Milk Thistle

Milk thistle has been used for centuries for both its flavoring potential and its medicinal benefits. Learn everything about this unique herb.

Fact checked

By HerbaZest Editorial Team | Updated: Nov 01, 2023

Milk Thistle
General Information
  • Common name(s) Milk thistle, St. Mary's thistle, Our Lady thistle, blessed milk thistle, bull thistle, gundagai thistle, variegated artichoke
  • Scientific name Silybum marianum
  • Geographic distribution Mediterranean
  • Plant type Herb
  • Native region North Africa/Middle East, Southern Europe
  • Main producer(s) Germany
  • Main Economic Use Medicinal

Milk thistle, a flowering plant originally from the Mediterranean, has been used as a medicinal herb for nearly 2,000 years. Today, its seeds are regarded as a commodity, and its production contributes to the global agronomic sector.

Milk Thistle Medicinal Properties

Quick Facts
  • Medicinal action Hepatoprotective
  • Key constituents Silymarin
  • Ways to use Capsules, Hot infusions/tisanes, Liquid extracts
  • Medicinal rating (3) Reasonably useful plant
  • Safety ranking Use with caution

Health Benefits of Milk Thistle

The main reason for milk thistle's varied medicinal properties is its high nutritional value. Scientific research has found milk thistle to be useful mainly for:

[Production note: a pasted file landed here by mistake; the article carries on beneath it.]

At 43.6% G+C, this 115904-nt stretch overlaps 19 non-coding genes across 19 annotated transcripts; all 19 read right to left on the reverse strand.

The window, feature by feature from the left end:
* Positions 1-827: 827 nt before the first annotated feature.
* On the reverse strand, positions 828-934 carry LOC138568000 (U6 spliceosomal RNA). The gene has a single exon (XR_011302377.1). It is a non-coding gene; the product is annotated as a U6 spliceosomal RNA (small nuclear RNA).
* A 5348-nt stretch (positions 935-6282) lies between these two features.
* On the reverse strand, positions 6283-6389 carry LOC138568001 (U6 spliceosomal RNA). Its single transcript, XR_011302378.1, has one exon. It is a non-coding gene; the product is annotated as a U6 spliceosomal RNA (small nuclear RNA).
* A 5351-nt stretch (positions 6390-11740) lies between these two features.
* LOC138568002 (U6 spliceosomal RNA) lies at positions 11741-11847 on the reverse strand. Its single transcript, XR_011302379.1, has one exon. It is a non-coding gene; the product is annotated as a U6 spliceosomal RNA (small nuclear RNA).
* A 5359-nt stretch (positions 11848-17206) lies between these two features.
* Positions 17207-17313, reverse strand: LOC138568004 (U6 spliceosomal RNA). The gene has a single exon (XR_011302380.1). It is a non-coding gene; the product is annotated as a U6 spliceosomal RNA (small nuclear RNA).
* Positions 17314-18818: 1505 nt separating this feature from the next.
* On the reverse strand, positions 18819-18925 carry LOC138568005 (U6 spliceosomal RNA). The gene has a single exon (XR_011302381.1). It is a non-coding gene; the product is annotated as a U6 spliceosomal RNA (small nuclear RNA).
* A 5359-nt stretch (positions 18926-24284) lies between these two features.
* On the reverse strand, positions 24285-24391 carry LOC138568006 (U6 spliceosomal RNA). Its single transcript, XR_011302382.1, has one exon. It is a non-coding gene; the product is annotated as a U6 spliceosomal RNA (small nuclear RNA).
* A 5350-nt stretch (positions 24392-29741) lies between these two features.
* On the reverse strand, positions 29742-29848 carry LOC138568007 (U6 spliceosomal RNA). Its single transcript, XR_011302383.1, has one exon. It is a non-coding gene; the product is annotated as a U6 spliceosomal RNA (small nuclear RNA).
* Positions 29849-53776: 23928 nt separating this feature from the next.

• Protecting the liver. The silymarin in milk thistle which has been found to help protect the liver.

  • Managing hepatitis B and C. Hepatitis is the swelling of the liver and can be caused by a range of factors. Research shows milk thistle improves survival rates in people with chronic hepatitis.

Additional benefits of milk thistle include:

  • Relieving jaundice. Jaundice causes the skin and whites of the eyes to turn yellow, and is often a symptom of cirrhosis or other liver problems.

  • Lowering inflammation. Milk thistle also contains antioxidant compounds that have an anti-inflammatory action.

How It Works

Milk thistle contains a flavonoid called silymarin, which is made up of four smaller compounds: silybin, isosilybin, silydianin, and silychristin. These phytonutrients - the most active one being silybin - have been found to protect the liver from damage.

The most widely-studied medicinal use of milk thistle is, undoubtedly, as a liver-protecting herb. It is theorized that silymarin, the active compound in milk thistle, prevents toxins from binding to liver cells, preventing them from accumulating. It may also help the liver produce more cells and repair itself, though neither of these mechanisms has been fully ascertained.1,2


Herbs with hepatoprotective properties are chicory and dandelion, whereas blueberry and tea plant (particularly green tea) are rich in antioxidants.

Milk Thistle Side Effects

Milk thistle is likely safe for most people when taken medicinally. Potential side effects for taking milk thistle include allergic reaction, bloating, blood clots, constipation, diarrhea, fever, gas, headache, and nausea.


  • Women who have endometrial cancers, uterine fibroids, or endometriosis should use caution when taking milk thistle because parts of the plant can provoke negative hormonal reactions.

  • Those who are allergic to daisies, artichokes, or any other plant in the Asteraceae family should not take milk thistle because it can trigger an allergic reaction.